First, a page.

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Publication numberUS4346434 A
Publication typeGrant
Application numberUS 06/131,483
Publication dateAug 24, 1982
Filing dateMar 18, 1980
Priority dateMar 20, 1979
Publication number06131483, 131483, US 4346434 A, US 4346434A, US-A-4346434, US4346434 A, US4346434A
InventorsShigeki Morinaga
Original AssigneeHitachi, Ltd.
Export CitationBiBTeX, EndNote, RefMan
External Links: USPTO, USPTO Assignment, Espacenet
Apparatus for controlling an electric motor
US 4346434 A
Abstract
There is disclosed an apparatus for controlling an electric motor, which comprises a plurality of detectors for detecting the operating conditions of an electric motor, a digital computing circuit for digitally operating on the detection signals from the detectors to produce various digital control amounts, reference register groups for storing the various digital control amounts or predetermined values as reference data, an instantaneous register group for storing a plurality of instantaneous data indicative of the instantaneous operating conditions of the electric motor, a comparison circuit for comparing the corresponding reference and instantaneous data for each stage, a circuit for storing the comparison result from the comparison circuit, an incrementer/decrementer for increasing or decreasing the instantaneous data by a unit value for each stage, and a stage counter for enabling the comparison circuit to compare the various reference data with the corresponding instantaneous data in a time-divisional manner, whereby the comparison circuit and the incrementer/decrementer are used in common for the various data, thereby to ensure accurate speed control of an electric motor and the production of the output pulses required for controlling the motor in accordance with the operating conditions of the motor by means of a relatively simple circuitry.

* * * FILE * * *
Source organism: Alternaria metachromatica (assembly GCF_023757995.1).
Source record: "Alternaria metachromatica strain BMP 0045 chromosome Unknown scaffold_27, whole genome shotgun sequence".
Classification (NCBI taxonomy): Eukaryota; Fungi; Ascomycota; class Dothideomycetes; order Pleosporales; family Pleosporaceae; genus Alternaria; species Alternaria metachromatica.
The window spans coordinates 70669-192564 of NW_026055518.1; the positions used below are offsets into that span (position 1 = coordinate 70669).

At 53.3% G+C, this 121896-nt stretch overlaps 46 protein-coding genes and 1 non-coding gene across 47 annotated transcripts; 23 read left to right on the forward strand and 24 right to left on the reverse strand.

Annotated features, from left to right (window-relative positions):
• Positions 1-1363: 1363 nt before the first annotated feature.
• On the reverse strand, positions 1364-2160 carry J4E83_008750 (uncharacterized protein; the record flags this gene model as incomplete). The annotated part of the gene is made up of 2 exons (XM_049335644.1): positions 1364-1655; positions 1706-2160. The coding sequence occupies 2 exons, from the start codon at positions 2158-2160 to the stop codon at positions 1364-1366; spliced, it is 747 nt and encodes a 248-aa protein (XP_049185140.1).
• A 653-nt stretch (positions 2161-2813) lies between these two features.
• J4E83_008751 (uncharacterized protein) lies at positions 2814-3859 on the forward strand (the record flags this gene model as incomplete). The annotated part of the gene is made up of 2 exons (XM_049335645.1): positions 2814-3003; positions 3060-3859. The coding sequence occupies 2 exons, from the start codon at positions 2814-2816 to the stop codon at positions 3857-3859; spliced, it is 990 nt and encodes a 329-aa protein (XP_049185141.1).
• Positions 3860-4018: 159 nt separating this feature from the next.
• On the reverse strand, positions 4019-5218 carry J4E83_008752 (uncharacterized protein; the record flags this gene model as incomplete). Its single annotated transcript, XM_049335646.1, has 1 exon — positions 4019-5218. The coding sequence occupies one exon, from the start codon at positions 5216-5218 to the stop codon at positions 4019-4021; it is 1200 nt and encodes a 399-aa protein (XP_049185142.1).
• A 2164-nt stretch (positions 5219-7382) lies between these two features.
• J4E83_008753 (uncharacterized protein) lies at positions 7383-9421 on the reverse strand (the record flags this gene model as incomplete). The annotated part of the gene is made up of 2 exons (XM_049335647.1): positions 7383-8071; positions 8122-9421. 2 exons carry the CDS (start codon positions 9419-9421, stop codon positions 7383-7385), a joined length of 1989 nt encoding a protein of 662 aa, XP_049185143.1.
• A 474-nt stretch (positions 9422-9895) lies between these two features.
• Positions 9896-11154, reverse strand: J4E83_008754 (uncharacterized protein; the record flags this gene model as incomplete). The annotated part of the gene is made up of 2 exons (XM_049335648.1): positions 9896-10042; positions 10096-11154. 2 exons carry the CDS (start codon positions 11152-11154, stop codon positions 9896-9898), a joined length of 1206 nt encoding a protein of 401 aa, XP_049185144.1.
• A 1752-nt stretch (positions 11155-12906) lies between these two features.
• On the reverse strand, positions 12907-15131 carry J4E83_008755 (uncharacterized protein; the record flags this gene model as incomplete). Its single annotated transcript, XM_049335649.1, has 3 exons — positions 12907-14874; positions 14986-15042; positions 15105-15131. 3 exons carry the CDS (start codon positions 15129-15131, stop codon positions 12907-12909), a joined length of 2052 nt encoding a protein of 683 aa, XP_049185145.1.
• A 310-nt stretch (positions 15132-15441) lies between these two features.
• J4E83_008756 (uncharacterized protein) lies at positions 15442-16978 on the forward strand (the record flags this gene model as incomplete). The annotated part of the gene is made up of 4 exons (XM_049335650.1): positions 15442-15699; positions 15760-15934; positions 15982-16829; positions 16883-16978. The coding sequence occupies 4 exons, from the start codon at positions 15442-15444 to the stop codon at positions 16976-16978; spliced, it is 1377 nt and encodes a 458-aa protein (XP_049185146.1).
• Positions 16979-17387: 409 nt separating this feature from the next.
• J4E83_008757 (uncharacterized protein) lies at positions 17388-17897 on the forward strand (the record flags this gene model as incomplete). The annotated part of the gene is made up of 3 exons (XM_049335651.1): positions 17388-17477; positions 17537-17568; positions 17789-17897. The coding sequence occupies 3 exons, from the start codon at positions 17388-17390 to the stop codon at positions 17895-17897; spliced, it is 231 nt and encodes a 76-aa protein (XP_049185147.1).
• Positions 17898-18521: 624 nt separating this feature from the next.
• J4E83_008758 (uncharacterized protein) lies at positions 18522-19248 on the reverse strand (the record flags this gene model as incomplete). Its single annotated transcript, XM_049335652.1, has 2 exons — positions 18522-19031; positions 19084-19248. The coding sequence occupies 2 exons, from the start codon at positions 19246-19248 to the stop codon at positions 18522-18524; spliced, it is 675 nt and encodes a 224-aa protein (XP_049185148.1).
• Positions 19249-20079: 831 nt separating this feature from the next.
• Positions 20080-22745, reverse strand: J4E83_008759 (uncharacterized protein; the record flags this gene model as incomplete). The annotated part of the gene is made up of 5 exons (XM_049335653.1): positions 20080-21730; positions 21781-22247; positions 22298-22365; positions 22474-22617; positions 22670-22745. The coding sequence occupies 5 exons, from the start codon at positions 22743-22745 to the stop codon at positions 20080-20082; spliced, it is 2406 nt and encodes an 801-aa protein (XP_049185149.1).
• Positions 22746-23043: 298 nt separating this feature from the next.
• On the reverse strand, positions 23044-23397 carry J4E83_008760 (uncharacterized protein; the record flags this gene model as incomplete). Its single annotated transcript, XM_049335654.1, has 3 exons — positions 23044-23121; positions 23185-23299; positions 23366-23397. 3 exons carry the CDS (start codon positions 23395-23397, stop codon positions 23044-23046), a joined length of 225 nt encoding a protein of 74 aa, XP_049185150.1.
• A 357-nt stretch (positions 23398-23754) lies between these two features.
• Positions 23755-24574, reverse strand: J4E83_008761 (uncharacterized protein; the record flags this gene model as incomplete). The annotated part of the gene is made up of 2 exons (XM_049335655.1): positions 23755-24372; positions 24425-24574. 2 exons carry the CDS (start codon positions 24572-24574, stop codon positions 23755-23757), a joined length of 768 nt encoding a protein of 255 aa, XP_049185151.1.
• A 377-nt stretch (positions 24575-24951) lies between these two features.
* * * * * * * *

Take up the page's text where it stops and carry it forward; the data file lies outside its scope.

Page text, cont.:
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Claims(60)
I claim:
1. An apparatus for controlling an electric motor comprising:
(a) detecting means for generating a plurality of detection signals indicative of the operating conditions of an electric motor;
(b) digital computing circuit means for performing digital computational operations on said detection signals to produce a plurality of digital control amounts;
(c) first storage means for retaining said plurality of digital control amounts as a plurality of reference data;
(d) second storage means for retaining a plurality of instantaneous data indicative of the instantaneous operating conditions of said electric motor;
(e) comparison circuit means for comparing said reference data with selected ones of said instantaneous data in a time-divisional manner;
(f) third storage means for retaining a plurality of comparison result data corresponding to said plurality of digital control amounts;
(g) stage signal generating means for producing a plurality of stage signals for enabling said comparison circuit means to perform said time-divisional comparison operations, said stage signals being supplied to said comparison circuit means and said first, second and third storage means in a corresponding relation with said plurality of digital control amounts;
(h) means responsive to each of said stage signals for selecting one of said plurality of comparison result data corresponding to a selected one of said digital control amounts; and
(i) means responsive to said selected comparison result data for generating control signals for said electric motor.